Epigenetic Chromatin Regulation

  • Small RNA-mediated transcriptional gene silencing is a fundamental process that has been observed in many different eukaryotes including fungi, plants, flies, worms and mammals. One of its main tasks is to neutralize the activity of transposable elements (TEs), which otherwise destabilize our genome and potentially cause diseases. Small RNAs use their base complementarities to TEs to specifically silence them. However, how cells ensure TE-silencing without disturbing expressions of normal genes is not fully understood.

    The ciliated protozoan Tetrahymena identifies TE-derived sequences by a germline-some genome comparison mechanism using small RNAs during programmed DNA elimination, which provides fascinating examples of epigenetic genome regulations and important insights into the interaction between TEs and host genomes. Because programmed DNA elimination can be synchronously induced in laboratory in a large scale, it serves as a useful laboratory model for genetically and biochemically investigating small RNA-mediated chromatin regulation.

    Using this tiny-hairy eukaryotic model, we aim to understand: how cells accumulate small RNAs specifically from TE-related sequences; how cells use those small RNAs to identify TE-related sequences; and how a small RNA pathway establishes silent chromatin environment (heterochromatin) on TE-related sequences.

    Figure 1
    Tetrahymena thermophila. Tetrahymena is a unicellular eukaryote. Tetrahymena has many cilia on its cell surface (green = anti-alpha tubulin staining). Tetrahymena has two different nuclei (stained purple), the smaller germline micronucleus (MIC) and the larger somatic macronucleus (MAC).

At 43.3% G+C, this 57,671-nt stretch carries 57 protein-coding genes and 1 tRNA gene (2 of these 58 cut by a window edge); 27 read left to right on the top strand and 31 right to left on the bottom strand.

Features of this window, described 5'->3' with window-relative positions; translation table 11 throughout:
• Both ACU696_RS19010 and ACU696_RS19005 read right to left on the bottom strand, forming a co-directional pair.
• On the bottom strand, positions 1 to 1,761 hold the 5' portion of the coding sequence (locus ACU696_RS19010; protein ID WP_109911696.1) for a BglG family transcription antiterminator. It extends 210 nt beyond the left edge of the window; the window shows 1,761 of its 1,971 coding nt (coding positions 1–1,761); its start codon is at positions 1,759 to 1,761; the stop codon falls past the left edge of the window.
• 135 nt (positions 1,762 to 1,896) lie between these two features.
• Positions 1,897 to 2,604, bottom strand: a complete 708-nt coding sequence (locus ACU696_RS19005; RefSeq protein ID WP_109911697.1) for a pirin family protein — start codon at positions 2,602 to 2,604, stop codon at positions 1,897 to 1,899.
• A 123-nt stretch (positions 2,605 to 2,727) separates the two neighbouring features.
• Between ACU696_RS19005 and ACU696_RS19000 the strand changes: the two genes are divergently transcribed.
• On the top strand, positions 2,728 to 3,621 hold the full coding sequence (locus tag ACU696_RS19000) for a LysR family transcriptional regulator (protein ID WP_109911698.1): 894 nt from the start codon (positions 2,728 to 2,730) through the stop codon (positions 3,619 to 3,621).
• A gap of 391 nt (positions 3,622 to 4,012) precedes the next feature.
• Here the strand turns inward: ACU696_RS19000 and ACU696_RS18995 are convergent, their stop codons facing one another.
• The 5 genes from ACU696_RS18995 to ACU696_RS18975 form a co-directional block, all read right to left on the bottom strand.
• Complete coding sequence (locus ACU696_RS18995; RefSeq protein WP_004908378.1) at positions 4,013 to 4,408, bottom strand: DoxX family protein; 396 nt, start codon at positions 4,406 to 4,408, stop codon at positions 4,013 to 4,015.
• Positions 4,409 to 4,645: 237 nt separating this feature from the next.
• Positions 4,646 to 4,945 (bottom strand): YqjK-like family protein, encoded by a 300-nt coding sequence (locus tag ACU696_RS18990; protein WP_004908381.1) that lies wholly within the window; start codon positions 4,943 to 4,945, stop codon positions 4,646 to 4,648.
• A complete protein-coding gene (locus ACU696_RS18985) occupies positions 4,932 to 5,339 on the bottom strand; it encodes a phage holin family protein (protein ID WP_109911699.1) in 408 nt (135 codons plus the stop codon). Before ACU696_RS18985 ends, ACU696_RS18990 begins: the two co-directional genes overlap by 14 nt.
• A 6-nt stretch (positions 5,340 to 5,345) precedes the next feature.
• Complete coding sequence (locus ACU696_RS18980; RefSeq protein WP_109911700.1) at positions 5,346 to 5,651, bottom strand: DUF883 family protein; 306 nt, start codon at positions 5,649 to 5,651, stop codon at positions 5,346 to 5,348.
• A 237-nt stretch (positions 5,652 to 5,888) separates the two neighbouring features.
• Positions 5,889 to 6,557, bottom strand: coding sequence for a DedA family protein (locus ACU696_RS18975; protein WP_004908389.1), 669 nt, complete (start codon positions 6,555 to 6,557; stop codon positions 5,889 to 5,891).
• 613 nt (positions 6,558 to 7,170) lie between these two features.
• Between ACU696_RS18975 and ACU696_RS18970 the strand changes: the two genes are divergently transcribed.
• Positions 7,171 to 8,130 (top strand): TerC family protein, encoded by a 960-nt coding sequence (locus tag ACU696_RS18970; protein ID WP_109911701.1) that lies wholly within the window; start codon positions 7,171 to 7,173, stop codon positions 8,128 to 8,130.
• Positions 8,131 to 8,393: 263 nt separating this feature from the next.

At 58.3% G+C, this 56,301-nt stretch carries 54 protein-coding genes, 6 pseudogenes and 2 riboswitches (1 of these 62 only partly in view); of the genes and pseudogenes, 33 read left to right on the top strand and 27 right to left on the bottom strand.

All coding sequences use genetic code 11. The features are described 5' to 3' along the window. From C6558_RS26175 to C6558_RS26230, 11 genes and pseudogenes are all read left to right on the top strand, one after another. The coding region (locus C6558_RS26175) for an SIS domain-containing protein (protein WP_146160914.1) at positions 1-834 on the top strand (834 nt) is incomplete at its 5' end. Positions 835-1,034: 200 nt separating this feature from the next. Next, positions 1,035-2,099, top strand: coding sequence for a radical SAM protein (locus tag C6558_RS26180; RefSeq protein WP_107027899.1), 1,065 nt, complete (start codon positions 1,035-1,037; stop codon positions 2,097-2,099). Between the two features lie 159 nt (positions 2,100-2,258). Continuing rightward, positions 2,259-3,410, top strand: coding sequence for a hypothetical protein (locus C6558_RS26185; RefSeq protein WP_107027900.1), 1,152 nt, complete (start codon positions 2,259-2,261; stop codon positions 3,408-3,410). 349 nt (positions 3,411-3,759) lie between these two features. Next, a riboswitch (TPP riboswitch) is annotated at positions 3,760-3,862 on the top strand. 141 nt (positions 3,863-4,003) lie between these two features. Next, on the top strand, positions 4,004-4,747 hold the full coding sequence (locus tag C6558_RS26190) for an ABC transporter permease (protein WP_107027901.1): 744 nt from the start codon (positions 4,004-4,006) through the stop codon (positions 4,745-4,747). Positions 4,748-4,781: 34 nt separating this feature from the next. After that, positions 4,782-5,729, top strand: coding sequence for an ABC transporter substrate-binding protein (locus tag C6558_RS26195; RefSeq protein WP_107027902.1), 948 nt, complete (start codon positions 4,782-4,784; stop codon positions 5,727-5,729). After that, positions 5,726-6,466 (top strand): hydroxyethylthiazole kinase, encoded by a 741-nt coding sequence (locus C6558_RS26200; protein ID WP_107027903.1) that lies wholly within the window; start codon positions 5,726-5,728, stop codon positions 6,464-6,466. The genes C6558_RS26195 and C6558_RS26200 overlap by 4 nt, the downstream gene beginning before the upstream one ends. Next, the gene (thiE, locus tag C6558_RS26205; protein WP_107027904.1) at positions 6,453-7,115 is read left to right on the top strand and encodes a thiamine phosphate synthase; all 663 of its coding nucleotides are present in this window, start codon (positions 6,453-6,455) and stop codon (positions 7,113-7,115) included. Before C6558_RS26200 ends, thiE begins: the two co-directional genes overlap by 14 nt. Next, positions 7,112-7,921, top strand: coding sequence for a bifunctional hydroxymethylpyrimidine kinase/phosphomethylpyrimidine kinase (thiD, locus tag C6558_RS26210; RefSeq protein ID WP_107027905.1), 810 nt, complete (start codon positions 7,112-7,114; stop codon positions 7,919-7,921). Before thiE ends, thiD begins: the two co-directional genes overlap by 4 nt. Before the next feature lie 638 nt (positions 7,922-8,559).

Kazufumi Mochizuki
    Mochizuki Kazufumi
    Julie Saksouk
    Saksouk Julie
    Masatoshi Mutazono
    Mutazono Masatoshi
    Tomoko Noto
    Noto Tomoko
    Eliot Geraud
    Geraud Eliot
    Salman Shehzada
    Shehzada Salman


    Diversification of small RNA amplification mechanisms for targeting transposon-related sequences in ciliates.

    Mutazono M, Noto T, Mochizuki K.

    2019 - Proc Natl Acad Sci USA

    Request for full article31262823

    Small RNA-Mediated trans-Nuclear and trans-Element Communications in Tetrahymena DNA Elimination.

    Noto T, Mochizuki K

    2018 - Curr Biol

    Request for full article29887308

    Phosphorylation of an HP1-like Protein Regulates Heterochromatin Body Assembly for DNA Elimination.

    Kataoka K, Mochizuki K

    2015 - Dev Cell, 35(6):775-88

    Request for full article26688337

    Small-RNA-Mediated Genome-wide trans-Recognition Network in Tetrahymena DNA Elimination.

    Noto T, Kataoka K, Suhren JH, Hayashi A, Woolcock KJ, Gorovsky MA, Mochizuki K

    2015 - Mol Cell, 59(2):229-42

    Request for full article26095658
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    Publications of the team

  • Background: Small RNA-directed DNA elimination of Tetrahymena

    The ciliated protozoan Tetrahymena possesses a somatic macronucleus (MAC) and a germline micronucleus (MIC) in each cell. MAC is polyploid and transcriptionally active, whereas MIC is diploid and transcriptionally inert during vegetative growth. In the sexual reproduction, MIC gives rise to a new MAC and a new MIC, and the parental MAC is destroyed. During the development of the new MAC, ~12,000 internal eliminated sequences (IESs) are removed (DNA elimination) and the remaining MAC-destined sequences are re-ligated. Most IESs are moderately repeated in the MIC and many of them are related to transposable elements. Small RNA-directed heterochromatin formation is involved in the DNA elimination process. Small (~29 nt) RNAs, called Early-scnRNAs, are produced by the Dicer protein Dcl1p, and associate with the Argonaute protein Twi1p. Early-scnRNAs induce accumulation of heterochromatin components, including histone H3 methylated on lysine 9 (H3K9me) and on lysine 27 (H3K27me), and the chromodomain protein Pdd1p, specifically on IES sequences. Heterochromatin eventually recruits the endonuclease Tpb2p, which catalyzes DNA elimination.

    Figure 2